Taking your test in an open test centre:
If for any reason your school cannot become a test centre, or your circumstances make this impractical, you can take your test at an open centre. You can find your nearest test centre via the Cambridge Assessment Admissions Testing (CAAT) website. Registration for candidates to take tests opens on 1 September and you must have your candidate entry number(s) as proof of entry by 6pm UK time on 15 October. You are strongly advised to begin making arrangements as soon as possible. If you cannot find a test centre within reasonable travelling distance of your home town, please contact the Support Team at CAAT.
Candidates for Classics and English and English and Modern Languages will need to sit more than one test and will need to ask to be registered for both tests. You will receive two candidate numbers as confirmation that your registration has been successful.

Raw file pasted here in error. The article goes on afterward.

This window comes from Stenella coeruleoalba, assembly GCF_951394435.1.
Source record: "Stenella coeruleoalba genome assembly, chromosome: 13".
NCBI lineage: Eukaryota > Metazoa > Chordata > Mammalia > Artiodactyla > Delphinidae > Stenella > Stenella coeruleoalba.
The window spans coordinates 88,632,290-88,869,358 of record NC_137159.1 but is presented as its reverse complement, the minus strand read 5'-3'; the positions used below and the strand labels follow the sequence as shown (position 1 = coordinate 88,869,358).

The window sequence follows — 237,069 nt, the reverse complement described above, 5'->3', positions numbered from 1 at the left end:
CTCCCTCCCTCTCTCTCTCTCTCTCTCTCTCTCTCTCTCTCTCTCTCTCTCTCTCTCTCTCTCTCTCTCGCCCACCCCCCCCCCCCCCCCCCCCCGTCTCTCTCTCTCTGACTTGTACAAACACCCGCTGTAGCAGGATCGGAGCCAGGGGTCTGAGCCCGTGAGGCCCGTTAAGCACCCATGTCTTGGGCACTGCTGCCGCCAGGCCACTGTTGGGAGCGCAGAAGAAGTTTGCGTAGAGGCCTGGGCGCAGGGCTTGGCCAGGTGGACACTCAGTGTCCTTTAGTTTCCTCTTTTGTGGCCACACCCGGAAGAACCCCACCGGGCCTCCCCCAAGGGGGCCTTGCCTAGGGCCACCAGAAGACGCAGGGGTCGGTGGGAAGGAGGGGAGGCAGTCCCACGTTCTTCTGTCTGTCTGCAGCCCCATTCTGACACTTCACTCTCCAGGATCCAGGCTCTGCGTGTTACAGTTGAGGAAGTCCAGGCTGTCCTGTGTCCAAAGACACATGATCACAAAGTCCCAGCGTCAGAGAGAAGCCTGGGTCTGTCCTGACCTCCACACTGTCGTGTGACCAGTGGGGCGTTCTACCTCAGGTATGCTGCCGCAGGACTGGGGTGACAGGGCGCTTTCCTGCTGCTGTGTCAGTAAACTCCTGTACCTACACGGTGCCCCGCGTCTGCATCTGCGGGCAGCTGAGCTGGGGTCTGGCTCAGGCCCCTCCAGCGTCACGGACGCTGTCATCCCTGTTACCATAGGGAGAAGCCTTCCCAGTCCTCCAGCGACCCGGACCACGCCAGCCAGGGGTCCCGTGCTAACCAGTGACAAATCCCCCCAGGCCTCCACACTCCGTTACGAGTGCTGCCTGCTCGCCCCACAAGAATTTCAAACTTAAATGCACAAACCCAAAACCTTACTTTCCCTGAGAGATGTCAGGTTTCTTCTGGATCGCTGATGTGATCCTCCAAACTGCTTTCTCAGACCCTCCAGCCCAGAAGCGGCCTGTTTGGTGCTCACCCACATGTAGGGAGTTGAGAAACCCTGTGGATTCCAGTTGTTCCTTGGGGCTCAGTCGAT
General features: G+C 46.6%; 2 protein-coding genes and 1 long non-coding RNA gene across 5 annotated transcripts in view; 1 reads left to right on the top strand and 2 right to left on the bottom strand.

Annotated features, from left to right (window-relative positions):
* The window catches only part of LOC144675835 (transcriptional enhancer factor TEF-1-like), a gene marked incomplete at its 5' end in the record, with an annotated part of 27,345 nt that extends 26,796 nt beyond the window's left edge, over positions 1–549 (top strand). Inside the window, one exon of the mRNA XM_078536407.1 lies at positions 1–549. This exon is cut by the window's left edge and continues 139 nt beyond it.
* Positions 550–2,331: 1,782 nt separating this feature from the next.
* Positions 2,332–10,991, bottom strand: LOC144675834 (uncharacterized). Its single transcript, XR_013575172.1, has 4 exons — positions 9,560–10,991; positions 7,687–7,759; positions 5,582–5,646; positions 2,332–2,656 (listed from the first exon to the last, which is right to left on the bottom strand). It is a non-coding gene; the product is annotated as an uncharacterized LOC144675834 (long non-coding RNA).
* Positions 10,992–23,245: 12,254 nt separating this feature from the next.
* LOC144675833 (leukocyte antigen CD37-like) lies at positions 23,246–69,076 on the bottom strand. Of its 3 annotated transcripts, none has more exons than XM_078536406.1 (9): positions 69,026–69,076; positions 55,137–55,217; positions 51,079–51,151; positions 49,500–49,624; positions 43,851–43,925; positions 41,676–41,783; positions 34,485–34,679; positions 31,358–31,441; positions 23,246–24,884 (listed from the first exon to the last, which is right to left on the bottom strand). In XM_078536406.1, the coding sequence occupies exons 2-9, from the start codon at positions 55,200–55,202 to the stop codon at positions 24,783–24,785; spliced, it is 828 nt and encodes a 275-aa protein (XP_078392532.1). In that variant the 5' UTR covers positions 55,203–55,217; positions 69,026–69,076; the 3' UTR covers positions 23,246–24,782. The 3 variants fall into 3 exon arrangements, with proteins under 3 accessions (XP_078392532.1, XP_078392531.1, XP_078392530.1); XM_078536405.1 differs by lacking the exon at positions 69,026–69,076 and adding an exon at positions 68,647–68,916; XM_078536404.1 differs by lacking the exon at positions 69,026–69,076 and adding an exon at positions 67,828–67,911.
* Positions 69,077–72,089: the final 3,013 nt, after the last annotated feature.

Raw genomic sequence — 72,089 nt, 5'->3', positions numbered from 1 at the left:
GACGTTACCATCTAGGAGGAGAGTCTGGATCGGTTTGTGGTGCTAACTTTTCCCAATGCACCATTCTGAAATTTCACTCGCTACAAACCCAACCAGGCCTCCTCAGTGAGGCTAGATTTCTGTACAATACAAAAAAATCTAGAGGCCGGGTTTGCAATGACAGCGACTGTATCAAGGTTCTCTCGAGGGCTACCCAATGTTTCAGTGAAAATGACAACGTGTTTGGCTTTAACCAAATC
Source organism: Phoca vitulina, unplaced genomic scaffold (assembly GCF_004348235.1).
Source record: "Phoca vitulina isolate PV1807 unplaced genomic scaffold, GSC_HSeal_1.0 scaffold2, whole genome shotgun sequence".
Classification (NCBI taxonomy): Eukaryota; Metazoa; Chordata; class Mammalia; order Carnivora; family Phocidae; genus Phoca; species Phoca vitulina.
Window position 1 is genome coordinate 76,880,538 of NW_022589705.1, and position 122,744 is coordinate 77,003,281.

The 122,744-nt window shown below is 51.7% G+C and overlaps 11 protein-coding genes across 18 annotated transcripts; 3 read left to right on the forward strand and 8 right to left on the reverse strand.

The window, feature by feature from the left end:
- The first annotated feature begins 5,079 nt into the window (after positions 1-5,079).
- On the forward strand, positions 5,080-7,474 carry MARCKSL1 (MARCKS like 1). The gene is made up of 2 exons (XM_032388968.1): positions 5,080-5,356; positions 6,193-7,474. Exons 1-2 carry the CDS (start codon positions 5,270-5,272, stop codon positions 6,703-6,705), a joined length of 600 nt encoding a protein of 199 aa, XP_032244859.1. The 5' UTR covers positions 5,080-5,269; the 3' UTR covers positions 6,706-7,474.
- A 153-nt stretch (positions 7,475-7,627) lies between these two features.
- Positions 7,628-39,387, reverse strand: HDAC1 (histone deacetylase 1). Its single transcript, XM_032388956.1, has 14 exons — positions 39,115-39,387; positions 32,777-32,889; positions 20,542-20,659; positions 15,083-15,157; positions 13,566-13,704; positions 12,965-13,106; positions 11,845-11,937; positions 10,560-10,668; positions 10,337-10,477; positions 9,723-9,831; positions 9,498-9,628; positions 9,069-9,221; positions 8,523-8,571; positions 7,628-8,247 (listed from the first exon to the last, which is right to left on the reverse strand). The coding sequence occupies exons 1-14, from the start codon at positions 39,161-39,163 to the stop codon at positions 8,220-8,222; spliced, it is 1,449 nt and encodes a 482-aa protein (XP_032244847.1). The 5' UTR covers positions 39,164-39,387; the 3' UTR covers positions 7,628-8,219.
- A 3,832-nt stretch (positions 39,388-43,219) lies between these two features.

Can I apply for access arrangements?
Your test centre will be able to apply for access arrangements for you if you have a permanent or long-term disability which might affect your performance such as a sight impairment, dyslexia or cerebral palsy. You may also be eligible for access arrangements if you have a short-term difficulty, such as a broken arm.
The access arrangements you are eligible for will depend on the exact nature of your condition and most often will be the same as those you would get while taking a public examination at your school. These could include modified materials (i.e. large print or braille exam papers), extra time, or the use of a laptop.